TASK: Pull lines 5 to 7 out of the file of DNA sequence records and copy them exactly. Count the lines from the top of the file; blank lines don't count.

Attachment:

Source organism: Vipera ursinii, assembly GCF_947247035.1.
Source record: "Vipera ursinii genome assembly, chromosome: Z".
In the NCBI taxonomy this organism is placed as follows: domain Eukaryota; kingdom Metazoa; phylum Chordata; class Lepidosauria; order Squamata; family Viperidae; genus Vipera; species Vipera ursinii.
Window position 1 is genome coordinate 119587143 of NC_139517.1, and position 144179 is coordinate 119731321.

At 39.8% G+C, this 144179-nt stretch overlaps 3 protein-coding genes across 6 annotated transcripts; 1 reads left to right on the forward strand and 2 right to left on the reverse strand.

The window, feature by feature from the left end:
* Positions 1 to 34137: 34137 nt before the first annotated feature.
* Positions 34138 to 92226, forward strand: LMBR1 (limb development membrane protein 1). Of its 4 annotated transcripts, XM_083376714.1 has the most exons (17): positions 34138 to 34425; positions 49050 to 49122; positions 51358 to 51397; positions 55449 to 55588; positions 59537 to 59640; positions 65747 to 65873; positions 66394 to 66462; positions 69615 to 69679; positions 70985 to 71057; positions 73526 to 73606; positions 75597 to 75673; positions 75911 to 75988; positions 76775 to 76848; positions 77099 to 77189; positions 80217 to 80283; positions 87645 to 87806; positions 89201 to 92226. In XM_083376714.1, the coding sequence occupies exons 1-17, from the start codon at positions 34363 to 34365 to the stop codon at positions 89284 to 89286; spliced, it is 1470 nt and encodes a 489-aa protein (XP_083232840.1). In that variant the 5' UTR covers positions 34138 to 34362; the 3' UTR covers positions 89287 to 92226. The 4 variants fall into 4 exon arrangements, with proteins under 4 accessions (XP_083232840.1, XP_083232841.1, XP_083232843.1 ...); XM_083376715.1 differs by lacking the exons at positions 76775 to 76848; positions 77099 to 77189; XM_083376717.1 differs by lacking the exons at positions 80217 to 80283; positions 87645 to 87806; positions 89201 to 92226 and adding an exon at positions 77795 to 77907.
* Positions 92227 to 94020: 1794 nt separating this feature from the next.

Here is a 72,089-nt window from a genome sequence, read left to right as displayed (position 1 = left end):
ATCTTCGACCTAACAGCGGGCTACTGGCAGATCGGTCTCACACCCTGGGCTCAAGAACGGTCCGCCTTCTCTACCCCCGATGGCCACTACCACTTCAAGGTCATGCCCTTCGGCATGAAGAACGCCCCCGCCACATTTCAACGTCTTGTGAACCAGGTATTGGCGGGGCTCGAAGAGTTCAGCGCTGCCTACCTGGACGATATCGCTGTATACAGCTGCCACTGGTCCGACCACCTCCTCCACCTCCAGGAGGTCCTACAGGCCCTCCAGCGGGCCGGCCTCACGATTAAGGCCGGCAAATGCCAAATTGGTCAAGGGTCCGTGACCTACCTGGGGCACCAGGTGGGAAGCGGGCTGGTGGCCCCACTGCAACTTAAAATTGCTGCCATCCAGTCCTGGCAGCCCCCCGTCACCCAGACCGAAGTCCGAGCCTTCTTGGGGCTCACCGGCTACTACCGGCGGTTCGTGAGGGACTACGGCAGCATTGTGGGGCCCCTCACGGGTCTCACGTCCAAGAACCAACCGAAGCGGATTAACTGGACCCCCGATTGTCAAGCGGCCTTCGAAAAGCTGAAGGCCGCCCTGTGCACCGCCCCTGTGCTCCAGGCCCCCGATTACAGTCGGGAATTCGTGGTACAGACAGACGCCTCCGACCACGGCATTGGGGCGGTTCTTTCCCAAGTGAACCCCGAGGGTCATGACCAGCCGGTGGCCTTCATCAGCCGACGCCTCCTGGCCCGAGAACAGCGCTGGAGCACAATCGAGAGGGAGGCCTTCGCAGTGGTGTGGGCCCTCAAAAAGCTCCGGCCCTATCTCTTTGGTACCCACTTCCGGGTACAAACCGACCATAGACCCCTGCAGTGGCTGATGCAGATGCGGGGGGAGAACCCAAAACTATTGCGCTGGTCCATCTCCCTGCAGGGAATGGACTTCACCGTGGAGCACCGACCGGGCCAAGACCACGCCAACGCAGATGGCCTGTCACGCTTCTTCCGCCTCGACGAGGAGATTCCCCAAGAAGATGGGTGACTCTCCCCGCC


At 39.8% G+C, this 144179-nt stretch overlaps 3 protein-coding genes across 6 annotated transcripts; 1 reads left to right on the forward strand and 2 right to left on the reverse strand.

The window, feature by feature from the left end:
* Positions 1 to 34137: 34137 nt before the first annotated feature.